What The New York Times said: Scott found “Green Book” to be overly simple and predictable, writing, “There is virtually no milestone in this tale of interracial male friendship that you won’t see coming from a long way off, including scenes that seem too corny or misguided for any movie in its right mind to contemplate.”
Plot: This semi-autobiographical story of director Alfonso Cuaron’s life growing up as a child in Mexico City focuses on one of his family’s live-in housekeepers (Yalitza Aparicio).
What The Boston Globe said: Burr gave “Roma” a noteworthy four stars, writing, “But, oh, how gentle, wide, wise, and true this movie is! How immediately it engrosses us in lives like ours and lives we rarely stop to consider. How generous is its gaze, enfolding cruelty and kindness in its embrace, seeing the rich, busy daily life that overflows the foreground and the political realities that hang behind the scenes like a background hum. Like all the best films, ‘Roma’ is achingly specific while constantly opening up to the universal.”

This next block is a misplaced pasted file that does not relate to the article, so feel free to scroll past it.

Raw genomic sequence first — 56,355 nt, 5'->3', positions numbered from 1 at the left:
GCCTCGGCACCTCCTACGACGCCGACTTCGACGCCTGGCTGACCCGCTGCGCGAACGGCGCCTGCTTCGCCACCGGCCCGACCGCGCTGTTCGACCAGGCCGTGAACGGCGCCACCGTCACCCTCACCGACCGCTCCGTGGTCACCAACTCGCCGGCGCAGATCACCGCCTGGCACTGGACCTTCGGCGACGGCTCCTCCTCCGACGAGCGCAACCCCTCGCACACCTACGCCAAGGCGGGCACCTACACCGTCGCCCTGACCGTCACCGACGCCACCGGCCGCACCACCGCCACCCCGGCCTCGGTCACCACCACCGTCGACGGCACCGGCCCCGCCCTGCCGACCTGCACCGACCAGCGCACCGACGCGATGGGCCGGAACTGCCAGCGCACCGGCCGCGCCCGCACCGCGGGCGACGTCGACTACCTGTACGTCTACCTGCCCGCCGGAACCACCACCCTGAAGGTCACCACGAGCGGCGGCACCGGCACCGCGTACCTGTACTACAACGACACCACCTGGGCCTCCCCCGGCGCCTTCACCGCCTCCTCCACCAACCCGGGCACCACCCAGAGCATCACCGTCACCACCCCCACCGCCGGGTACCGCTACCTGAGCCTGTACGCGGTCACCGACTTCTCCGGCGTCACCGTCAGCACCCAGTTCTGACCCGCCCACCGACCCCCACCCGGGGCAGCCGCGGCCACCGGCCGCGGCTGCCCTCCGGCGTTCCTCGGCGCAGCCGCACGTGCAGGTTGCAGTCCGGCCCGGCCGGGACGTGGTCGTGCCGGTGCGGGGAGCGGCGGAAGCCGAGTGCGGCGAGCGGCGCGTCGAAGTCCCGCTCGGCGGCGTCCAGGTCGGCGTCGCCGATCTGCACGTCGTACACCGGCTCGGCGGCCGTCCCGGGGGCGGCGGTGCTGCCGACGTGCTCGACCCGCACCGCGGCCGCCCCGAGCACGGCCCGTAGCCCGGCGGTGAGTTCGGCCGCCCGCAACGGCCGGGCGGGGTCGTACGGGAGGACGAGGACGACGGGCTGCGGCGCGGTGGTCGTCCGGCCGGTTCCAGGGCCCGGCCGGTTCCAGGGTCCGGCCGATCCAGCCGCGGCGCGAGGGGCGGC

What The New York Times said: “It’s an expansive, emotional portrait of life buffeted by violent forces, and a masterpiece,” Dargis wrote of “Roma,” a NYT critics pick.
“A Star Is Born”
Plot: Veteran musician Jackson Maine (Bradley Cooper) discovers Ally (Lady Gaga) singing at a local bar, binding the two together through the trials and tribulations of romance and stardom.